Legendary Black Lawmen and Tales of the Buffalo Soldiers
Herbert E. Brown’s new book, “Legendary Black Lawmen and Tales of the Buffalo Soldiers” is simply a must read for everyone who truly enjoys a captivating page-turner about Western black history and culture. This fiction novel is a collection of twelve short Westerns featuring strong, courageous, and multidimensional characters: some of them lawmen of a number of all black towns that once darted the Western frontier after the close of the Civil War, and others who fought and died serving their country as dedicated and brave Buffalo Soldiers.
These fearless lawmen regularly put their very lives on the line in order to make these all black towns safe havens where black people could raise their families and prosper for a change and live in peace and protection from the tremendously destructive tidal wave of white racial oppression that literally swept the entire nation in the wake of the Civil War. However, those fearless Buffalo Soldiers were forced to fight two deadly enemies, Native Americans plus virulent race prejudice and blatant discrimination by the very white Americans that they were often risking their lives to serve and protect?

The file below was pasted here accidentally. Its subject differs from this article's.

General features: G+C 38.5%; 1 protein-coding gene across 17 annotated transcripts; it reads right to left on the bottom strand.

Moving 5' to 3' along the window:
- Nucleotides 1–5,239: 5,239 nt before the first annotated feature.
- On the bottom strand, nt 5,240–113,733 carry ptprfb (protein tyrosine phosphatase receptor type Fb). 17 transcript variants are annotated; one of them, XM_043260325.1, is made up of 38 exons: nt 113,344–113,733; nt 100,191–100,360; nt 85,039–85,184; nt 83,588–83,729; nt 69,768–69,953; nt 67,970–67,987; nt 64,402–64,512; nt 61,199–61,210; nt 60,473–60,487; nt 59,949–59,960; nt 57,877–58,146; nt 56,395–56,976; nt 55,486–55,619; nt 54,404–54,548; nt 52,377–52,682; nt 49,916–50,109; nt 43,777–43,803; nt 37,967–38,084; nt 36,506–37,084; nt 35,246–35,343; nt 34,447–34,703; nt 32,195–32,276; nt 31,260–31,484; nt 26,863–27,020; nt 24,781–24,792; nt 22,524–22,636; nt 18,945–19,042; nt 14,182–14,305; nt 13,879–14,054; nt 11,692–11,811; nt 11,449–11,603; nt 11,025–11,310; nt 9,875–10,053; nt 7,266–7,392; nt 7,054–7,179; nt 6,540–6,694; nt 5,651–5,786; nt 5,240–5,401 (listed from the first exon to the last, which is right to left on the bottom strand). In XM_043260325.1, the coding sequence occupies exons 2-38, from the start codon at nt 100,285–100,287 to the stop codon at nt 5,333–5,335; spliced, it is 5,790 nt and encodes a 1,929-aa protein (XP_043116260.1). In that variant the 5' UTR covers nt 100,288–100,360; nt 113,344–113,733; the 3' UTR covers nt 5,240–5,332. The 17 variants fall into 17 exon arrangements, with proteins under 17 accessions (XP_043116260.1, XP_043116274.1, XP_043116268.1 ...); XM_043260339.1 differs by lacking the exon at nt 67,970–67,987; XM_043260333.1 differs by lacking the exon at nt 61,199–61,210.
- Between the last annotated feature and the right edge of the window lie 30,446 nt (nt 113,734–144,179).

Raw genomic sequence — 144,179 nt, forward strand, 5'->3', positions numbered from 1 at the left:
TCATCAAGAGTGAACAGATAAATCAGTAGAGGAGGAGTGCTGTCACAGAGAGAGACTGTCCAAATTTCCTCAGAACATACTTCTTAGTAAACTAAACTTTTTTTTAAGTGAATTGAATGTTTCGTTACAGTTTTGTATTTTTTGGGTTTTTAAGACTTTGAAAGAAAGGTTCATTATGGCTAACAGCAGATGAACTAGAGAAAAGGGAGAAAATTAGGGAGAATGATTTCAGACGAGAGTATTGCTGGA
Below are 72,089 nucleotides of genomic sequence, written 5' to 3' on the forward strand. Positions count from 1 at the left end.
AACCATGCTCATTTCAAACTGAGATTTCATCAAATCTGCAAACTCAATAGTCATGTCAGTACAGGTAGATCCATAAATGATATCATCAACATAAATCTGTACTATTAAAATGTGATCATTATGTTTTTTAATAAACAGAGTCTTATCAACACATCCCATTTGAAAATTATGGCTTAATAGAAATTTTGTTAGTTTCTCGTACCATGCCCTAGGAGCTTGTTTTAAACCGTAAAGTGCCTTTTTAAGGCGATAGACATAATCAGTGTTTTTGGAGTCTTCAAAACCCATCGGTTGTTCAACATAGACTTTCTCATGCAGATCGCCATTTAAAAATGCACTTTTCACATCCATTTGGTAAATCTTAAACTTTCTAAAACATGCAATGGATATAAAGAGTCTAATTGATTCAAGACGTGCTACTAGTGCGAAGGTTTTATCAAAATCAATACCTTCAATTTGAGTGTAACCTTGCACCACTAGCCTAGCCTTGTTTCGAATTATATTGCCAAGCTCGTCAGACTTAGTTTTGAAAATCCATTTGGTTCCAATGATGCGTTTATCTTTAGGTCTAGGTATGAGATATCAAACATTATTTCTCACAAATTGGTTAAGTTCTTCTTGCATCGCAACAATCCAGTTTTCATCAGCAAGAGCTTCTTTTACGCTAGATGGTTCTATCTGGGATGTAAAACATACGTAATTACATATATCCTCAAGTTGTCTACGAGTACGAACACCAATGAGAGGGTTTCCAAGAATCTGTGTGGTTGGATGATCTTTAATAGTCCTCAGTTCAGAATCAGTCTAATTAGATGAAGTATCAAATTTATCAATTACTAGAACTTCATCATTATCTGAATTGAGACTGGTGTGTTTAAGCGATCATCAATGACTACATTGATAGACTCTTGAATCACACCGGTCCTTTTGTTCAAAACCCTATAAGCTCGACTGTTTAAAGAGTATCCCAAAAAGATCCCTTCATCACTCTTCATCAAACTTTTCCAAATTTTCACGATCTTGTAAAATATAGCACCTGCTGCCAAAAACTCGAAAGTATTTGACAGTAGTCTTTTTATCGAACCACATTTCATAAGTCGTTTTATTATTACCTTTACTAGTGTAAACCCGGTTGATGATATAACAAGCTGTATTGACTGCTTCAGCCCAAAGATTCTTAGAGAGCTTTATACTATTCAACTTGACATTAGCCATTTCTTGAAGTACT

Consequently, the Buffalo Soldier had to face and grapple with a very bitter and psychologically soul-jarring dilemma. On the one hand, he was being used by his government to literally kill, corral, or ruthlessly suppress the Native American, who white America seemed to hate and despise because these backward savages were holding up their desire for Westward expansion, while the Buffalo Soldier, himself, was, for the most part, rejected, hated, and despised by that same white populous that was willing to use him to destroy free people by robbing them of their land and forcing them onto government reservations. So this was the Buffalo Soldier’s bitter potion, to have to make war on free people, and take land that they’d held for generations, and force and keep them on government operated reservations, often far from their own native lands. Yes, the Buffalo Soldier to his chagrin, that he was in deed obliged to help the white man destroy the red man, whom had never done him, the black man any significant wrong at all. Finally, this soul-searching, action-packed collection of stories that Herbert E. Brown has offered up, not only introduces his readers to a procession of colorful and certainly unforgettable characters. Moreover, these vivid stories will not only entertain, but also, definitely educate the reader to numerous compelling black facts concerning African-Americans and their integral contribution to the development and expansion of the American West.